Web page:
At Canal Street, I passed a pair of lamplighters working together to raise the ladders needed to light the oil-fueled lanterns that hung from iron poles along the street. I had run out in only my breeches, shirt and waistcoat, and while I blended with the rowdy crowds on Decatur street, here my missing coat would raise questions. I hoped to avoid notice because although I was one of the gens de couleur libres, or the free men of color, without the backing of my family, my safety was not guaranteed.
            The French Quarter's gardens and wrought iron balconies were replaced by the raw and unfinished American Quarter. I turned onto Magasine Street, a block away from a stretch of warehouses that covered the ground down to the banks of the Mississippi River. If I could make it to the river, I could perhaps climb aboard a barge heading north towards Destrehan, my father's plantation. I knew I couldn’t stay there, but it was the only idea I had. Before I could take action, the lamplighters turned the corner and began working their way towards me.
            I dropped into the shadow of a spare two-story clapboard building and pressed myself up against the wall, then slowly edged around until I was in the strip of weeds that separated this building from its neighbor. The clatter of horses’ hooves told me another party of men had joined the lamplighters. Angry voices knifed back at me from the street. I recognized my brother's friend Philippe. Someone must had watched me leave the lodging and followed, or else they never would have come this close. I couldn't clearly distinguish their words, but from the ire in Philippe’s voice I guessed that the lamplighters weren't providing him the information he sought. I had a moment of hope that they would pass by.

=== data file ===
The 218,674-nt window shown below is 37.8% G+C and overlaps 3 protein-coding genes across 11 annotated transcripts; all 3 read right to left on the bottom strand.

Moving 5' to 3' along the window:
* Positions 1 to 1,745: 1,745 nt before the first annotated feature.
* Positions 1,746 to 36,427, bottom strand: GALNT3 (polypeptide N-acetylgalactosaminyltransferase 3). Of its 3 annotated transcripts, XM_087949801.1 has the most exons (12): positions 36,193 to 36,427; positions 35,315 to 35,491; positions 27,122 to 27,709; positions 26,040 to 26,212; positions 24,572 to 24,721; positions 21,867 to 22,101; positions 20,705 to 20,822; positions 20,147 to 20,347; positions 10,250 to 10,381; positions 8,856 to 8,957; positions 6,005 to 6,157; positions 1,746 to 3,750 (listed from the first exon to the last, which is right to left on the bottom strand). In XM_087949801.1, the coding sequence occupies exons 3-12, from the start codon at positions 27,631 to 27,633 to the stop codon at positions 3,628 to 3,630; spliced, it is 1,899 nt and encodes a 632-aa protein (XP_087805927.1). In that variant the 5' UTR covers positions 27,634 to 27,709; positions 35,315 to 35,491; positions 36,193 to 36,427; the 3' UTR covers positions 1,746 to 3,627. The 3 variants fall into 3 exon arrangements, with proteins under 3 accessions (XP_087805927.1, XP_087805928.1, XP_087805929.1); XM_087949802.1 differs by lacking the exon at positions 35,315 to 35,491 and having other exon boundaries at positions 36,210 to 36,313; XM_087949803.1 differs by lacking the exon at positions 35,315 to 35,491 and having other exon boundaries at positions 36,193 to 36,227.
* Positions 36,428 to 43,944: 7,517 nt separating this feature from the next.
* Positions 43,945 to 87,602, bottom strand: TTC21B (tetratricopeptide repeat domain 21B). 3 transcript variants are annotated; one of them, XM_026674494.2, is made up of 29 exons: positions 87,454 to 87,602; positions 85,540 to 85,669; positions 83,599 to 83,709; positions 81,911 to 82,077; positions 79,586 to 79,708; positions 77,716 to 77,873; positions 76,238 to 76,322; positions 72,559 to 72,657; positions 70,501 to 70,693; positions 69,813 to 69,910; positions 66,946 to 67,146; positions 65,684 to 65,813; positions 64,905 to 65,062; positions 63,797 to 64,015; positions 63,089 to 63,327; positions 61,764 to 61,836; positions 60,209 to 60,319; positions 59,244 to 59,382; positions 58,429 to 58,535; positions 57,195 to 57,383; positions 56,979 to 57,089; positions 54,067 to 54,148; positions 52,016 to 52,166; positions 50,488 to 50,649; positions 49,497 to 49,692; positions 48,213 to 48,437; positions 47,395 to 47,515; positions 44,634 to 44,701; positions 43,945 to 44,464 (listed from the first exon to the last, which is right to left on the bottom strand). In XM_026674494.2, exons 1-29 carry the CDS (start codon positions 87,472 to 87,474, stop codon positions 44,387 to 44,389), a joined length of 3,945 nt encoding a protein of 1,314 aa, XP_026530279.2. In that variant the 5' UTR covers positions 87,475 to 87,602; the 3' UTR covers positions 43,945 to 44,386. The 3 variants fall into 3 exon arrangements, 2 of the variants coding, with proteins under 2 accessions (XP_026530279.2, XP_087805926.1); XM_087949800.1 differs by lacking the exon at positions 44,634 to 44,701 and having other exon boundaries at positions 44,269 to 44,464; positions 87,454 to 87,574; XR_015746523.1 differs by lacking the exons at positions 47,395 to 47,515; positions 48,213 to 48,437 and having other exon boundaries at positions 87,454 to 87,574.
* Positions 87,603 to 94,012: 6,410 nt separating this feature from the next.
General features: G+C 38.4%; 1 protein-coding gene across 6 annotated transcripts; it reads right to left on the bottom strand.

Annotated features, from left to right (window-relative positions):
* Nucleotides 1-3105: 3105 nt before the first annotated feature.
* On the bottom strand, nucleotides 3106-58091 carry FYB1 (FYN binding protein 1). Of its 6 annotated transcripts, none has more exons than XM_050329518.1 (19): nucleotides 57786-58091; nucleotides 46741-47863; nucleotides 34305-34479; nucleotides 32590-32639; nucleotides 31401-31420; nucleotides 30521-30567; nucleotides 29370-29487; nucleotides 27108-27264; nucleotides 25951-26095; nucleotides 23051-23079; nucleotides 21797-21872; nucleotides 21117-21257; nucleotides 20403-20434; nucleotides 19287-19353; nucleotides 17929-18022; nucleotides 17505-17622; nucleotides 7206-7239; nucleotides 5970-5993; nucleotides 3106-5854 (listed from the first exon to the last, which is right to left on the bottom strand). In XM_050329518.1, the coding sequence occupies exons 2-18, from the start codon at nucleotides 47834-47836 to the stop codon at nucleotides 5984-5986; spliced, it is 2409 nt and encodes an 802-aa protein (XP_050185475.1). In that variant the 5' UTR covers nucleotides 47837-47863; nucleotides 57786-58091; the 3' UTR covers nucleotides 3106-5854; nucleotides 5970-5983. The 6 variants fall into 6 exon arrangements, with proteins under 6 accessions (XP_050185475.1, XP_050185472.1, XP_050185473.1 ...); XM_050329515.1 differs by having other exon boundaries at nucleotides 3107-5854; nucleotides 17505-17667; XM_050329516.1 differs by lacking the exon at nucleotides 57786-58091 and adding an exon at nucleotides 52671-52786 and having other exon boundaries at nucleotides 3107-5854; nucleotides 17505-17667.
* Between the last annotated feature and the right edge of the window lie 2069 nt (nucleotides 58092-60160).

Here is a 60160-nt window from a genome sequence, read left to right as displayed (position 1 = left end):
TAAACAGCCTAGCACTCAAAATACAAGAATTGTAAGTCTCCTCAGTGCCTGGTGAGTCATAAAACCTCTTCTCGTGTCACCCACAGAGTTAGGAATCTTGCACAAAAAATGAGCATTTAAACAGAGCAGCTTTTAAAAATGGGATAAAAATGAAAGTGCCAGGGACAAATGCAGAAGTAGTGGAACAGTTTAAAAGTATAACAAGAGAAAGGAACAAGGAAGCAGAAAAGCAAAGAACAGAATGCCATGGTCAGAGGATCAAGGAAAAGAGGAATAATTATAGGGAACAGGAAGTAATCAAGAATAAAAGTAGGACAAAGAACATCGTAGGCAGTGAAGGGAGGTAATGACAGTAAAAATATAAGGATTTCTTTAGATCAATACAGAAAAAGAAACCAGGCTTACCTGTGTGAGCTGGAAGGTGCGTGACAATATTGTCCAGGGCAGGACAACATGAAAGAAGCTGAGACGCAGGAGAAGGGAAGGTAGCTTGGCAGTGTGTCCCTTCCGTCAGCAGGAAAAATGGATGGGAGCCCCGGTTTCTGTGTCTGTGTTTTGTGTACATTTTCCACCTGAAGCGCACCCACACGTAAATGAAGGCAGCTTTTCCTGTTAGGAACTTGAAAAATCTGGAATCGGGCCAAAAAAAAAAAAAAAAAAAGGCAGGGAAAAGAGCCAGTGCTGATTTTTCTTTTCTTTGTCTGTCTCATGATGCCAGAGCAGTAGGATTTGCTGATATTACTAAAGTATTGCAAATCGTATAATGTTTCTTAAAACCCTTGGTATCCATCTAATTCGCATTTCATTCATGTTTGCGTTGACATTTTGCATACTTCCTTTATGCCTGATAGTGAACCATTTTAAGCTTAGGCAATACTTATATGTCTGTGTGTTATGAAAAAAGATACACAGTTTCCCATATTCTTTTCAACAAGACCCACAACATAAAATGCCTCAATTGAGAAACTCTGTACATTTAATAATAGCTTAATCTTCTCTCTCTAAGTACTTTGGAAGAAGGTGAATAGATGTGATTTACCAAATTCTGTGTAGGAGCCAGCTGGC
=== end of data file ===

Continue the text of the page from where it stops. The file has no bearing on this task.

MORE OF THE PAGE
A soft growl from behind me destroyed my tenuous sense of relief. I glanced back and saw the glistening eyes of an angry dog. The growl erupted into a staccato burst of barking.


  1. Congrats on your new release. Your story sounds pretty good. I'd love to read the rest, as well as the other stories in the anthology. My pirate story "Treasured Chest" was also to be a short story for a pirate anthology, might've been this one, not sure. But I've learned that writing short stories is a whole different animal than writing a novel. I couldn't develop the story around 7,500 words allowed. It read too rushed and I've decided to forgo on the publishing it as it was and work on it to develop it to a full novel. Though I've read some place that publishing a short story is a great way to build up some hype over the full length novel to be published later.